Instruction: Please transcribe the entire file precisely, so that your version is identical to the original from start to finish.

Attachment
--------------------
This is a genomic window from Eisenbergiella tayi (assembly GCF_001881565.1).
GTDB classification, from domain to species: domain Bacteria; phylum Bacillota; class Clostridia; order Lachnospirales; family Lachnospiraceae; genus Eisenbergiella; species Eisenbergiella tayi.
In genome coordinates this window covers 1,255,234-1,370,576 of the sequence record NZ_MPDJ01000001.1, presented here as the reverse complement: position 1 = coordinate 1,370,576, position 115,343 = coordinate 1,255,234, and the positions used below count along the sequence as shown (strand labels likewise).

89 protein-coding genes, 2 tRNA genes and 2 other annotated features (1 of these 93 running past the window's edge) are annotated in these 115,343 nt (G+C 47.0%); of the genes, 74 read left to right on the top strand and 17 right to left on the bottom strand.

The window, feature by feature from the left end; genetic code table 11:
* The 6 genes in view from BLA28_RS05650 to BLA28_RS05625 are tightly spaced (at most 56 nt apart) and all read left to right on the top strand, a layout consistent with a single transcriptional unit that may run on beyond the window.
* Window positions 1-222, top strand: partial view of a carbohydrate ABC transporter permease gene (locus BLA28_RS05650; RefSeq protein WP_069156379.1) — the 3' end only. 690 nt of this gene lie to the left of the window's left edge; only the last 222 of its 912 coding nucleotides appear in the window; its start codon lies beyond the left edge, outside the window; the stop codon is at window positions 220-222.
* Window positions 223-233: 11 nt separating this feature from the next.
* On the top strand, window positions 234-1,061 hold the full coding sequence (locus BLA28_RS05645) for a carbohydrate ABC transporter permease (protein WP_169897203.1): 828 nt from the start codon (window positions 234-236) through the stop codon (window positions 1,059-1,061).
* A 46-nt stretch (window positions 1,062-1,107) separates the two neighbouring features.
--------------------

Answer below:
This is a genomic window from Eisenbergiella tayi (assembly GCF_001881565.1).
GTDB classification, from domain to species: domain Bacteria; phylum Bacillota; class Clostridia; order Lachnospirales; family Lachnospiraceae; genus Eisenbergiella; species Eisenbergiella tayi.
In genome coordinates this window covers 1,255,234-1,370,576 of the sequence record NZ_MPDJ01000001.1, presented here as the reverse complement: position 1 = coordinate 1,370,576, position 115,343 = coordinate 1,255,234, and the positions used below count along the sequence as shown (strand labels likewise).

89 protein-coding genes, 2 tRNA genes and 2 other annotated features (1 of these 93 running past the window's edge) are annotated in these 115,343 nt (G+C 47.0%); of the genes, 74 read left to right on the top strand and 17 right to left on the bottom strand.

The window, feature by feature from the left end; genetic code table 11:
* The 6 genes in view from BLA28_RS05650 to BLA28_RS05625 are tightly spaced (at most 56 nt apart) and all read left to right on the top strand, a layout consistent with a single transcriptional unit that may run on beyond the window.
* Window positions 1-222, top strand: partial view of a carbohydrate ABC transporter permease gene (locus BLA28_RS05650; RefSeq protein WP_069156379.1) — the 3' end only. 690 nt of this gene lie to the left of the window's left edge; only the last 222 of its 912 coding nucleotides appear in the window; its start codon lies beyond the left edge, outside the window; the stop codon is at window positions 220-222.
* Window positions 223-233: 11 nt separating this feature from the next.
* On the top strand, window positions 234-1,061 hold the full coding sequence (locus BLA28_RS05645) for a carbohydrate ABC transporter permease (protein WP_169897203.1): 828 nt from the start codon (window positions 234-236) through the stop codon (window positions 1,059-1,061).
* A 46-nt stretch (window positions 1,062-1,107) separates the two neighbouring features.